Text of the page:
The SafeWise Team is pleased to release the eighth annual Safest Cities report.
South Dakota’s 10 Safest Cities of 2022
Here are the 10 Safest Cities in South Dakota for 2022
See if your city made the full list.
If you call The Mount Rushmore State home, chances are you don’t spend a lot of time worrying about crime and safety. South Dakota’s level of concern is nearly 30% lower than the rest of the country, despite the state's relatively high violent crime rate. For those in the state’s safest cities, that concern might be closer to nil, with crime rates that are about half of what we found statewide.
In this report
2022 South Dakota crime rates
South Dakota is one of only nine states to see a rise in both violent and property crime since last year. The violent crime rate increased from 4.0 incidents per 1,000 people to 5.0—an increase of 27% since last year. Only Pennsylvania saw a larger increase. South Dakota’s property crime rate rose from 17.7 incidents per 1,000 people last year to 19.6, matching the national rate.
In the West North Central region, South Dakota has the second-highest violent crime rate behind Missouri (5.4). Property crime fares a bit better, with South Dakota ranking third-lowest behind Iowa (17.0) and Nebraska (19.1).
Nationally, The Mount Rushmore State's violent crime rate is higher than the national average while the property crime rate is the same as the national rate. Across all 50 states, South Dakota has the seventh-highest violent crime rate and the twenty-first-highest property crime rate.
Level of concern and experience with crime in South Dakota
Overall concern about safety fell three percentage points year over year, from 37% in 2020 to 34% this State of Safety survey year—making South Dakota 28% less concerned than the rest of the country. On the national scale, South Dakota is the sixth least-concerned state in the country when it comes to general safety and security.
Experience with both violent crime and gun violence rose slightly year over year, while those who had a run-in with property crime dropped from 23% to 22%. South Dakotans are slightly more likely than other states to have an experience with either property or violent crime.
Despite more reported experience with crime, a full 73% of survey respondents said they feel safe in South Dakota, compared to 55% of Americans.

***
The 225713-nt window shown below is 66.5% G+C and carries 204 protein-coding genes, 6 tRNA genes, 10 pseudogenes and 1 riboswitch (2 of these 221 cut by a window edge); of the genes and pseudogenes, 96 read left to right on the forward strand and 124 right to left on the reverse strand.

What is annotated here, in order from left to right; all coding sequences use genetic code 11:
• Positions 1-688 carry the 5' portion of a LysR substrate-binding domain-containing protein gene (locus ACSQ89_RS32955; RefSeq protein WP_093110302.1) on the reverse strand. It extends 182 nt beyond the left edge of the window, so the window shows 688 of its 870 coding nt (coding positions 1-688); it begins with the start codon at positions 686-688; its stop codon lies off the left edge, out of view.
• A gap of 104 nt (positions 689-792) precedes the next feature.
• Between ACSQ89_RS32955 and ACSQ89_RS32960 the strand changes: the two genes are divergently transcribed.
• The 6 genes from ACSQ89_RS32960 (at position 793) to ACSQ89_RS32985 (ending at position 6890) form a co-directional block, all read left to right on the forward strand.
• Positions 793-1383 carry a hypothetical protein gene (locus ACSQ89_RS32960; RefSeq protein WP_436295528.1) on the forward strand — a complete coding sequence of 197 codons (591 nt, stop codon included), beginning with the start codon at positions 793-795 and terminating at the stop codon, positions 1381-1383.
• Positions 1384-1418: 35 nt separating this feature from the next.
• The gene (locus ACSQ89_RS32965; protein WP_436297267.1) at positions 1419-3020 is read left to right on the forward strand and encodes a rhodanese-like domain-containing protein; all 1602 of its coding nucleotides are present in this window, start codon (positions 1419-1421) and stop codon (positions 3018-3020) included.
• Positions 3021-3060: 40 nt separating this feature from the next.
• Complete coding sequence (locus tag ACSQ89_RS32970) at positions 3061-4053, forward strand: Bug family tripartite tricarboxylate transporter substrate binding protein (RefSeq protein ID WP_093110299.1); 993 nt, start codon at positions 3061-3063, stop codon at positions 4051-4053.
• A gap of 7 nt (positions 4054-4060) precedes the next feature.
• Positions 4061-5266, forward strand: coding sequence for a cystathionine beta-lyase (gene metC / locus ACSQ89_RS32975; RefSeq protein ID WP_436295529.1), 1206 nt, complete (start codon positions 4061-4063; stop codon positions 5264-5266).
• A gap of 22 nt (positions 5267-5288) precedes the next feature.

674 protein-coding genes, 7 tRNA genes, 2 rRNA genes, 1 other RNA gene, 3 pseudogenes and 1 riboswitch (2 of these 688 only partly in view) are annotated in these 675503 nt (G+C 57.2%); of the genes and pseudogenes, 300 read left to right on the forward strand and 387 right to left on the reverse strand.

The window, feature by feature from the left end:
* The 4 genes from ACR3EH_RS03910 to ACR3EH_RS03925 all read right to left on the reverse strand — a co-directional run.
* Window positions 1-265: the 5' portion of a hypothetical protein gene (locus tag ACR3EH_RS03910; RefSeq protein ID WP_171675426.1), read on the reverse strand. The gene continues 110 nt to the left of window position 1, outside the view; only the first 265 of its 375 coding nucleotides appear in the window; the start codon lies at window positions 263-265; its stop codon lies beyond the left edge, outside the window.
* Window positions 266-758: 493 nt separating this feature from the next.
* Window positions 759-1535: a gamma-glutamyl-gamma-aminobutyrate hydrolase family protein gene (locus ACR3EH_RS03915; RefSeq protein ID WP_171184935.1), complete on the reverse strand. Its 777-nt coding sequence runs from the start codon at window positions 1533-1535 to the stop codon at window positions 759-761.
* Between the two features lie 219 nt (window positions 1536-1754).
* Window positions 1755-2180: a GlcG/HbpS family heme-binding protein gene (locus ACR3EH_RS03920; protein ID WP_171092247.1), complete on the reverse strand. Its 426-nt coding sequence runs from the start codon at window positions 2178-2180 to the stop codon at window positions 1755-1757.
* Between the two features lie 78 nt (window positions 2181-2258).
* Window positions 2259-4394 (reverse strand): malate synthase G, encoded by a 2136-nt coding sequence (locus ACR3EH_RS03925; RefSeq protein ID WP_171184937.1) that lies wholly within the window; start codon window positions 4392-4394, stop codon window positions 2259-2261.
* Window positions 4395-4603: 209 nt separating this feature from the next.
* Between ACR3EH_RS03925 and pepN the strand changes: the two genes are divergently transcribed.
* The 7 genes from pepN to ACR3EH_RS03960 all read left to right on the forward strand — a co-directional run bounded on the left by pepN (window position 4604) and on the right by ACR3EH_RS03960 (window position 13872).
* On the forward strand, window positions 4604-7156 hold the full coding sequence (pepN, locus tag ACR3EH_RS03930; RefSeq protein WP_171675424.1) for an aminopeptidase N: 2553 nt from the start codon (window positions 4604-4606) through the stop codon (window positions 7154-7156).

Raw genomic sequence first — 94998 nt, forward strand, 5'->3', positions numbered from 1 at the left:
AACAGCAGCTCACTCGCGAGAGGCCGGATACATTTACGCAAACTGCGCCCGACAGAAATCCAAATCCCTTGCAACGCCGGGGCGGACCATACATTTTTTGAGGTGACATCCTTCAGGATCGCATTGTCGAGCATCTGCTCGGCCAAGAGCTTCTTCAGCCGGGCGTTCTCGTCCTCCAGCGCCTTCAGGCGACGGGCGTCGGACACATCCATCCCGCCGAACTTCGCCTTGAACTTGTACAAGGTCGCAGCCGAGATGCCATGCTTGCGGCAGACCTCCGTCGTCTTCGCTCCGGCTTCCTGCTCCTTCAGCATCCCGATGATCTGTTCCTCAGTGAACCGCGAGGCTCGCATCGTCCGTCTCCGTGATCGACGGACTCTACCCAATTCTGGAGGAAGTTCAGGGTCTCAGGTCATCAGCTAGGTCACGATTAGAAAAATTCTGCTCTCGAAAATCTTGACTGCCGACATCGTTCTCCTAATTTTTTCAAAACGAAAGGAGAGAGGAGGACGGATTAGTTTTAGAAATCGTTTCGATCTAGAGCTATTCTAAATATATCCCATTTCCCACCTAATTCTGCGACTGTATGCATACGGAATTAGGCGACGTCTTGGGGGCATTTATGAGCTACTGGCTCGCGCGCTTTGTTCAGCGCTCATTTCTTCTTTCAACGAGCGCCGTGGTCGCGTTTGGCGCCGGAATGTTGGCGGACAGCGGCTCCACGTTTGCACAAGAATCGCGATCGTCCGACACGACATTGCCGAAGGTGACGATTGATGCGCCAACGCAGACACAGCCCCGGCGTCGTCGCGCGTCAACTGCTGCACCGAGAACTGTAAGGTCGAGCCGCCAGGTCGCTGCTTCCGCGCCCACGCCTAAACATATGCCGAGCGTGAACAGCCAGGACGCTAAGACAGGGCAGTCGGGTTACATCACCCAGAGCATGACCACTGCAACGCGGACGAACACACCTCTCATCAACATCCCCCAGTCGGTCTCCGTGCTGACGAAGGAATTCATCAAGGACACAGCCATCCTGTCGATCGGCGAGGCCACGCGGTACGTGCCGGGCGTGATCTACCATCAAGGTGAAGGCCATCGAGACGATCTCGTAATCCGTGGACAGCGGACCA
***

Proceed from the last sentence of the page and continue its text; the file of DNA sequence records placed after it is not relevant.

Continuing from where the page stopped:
Image: SafeWise. Past 12 months=12 months prior to survey.
Crime concerns in South Dakota
We asked South Dakota residents which crimes they worry may happen to them. See if South Dakotans are concerned about the same crime issues as the rest of the country.
View the complete 2022 State of Safety report.
Violent crime in South Dakota: Fear vs. reality
Concern about violent crime—and proactive measures to protect oneself—are much lower in South Dakota despite violent crime rates that are consistently higher than the national average. South Dakotans also told us they experienced violent crime 50% more often than the national average.
- The statewide violent crime rate jumped 27% in the last year.
- The violent crime rate in the safest cities is 1.8 incidents per 1,000 people—over 50% below both national and state averages.
- Reports of rape in the safest cities made up 17% of all violent crimes, compared to 13% statewide.
- Aggravated assault accounts for 80% of all violent crime in South Dakota as well as in its safest cities. That puts South Dakota 14% higher than the rest of the country—only Montana, Kansas, and Tennessee were higher.
- 28% of survey respondents use some type of personal protection like pepper spray (US 34%).
- 41% say their personal safety has been affected by the pandemic (US 44%).
Attitudes about gun violence in South Dakota
- 37% named gun violence their top safety concern (US 53%), and South Dakota sees far fewer gun violence incidents than most of the country.
- There was 1 mass shooting incident in South Dakota in 2021 (same as 2020).
- 33% of South Dakota residents are most worried about a gun violence incident happening to them (US 38%), compared to their concern for property crimes, package theft, and other violent crimes.
- 28% of South Dakotans worry about police violence daily—30% lower than the national average of 40%.
- 72% have confidence in law enforcement’s approach to crime prevention—29% higher than the national average of 56%.
Property crime in South Dakota: Fear vs. reality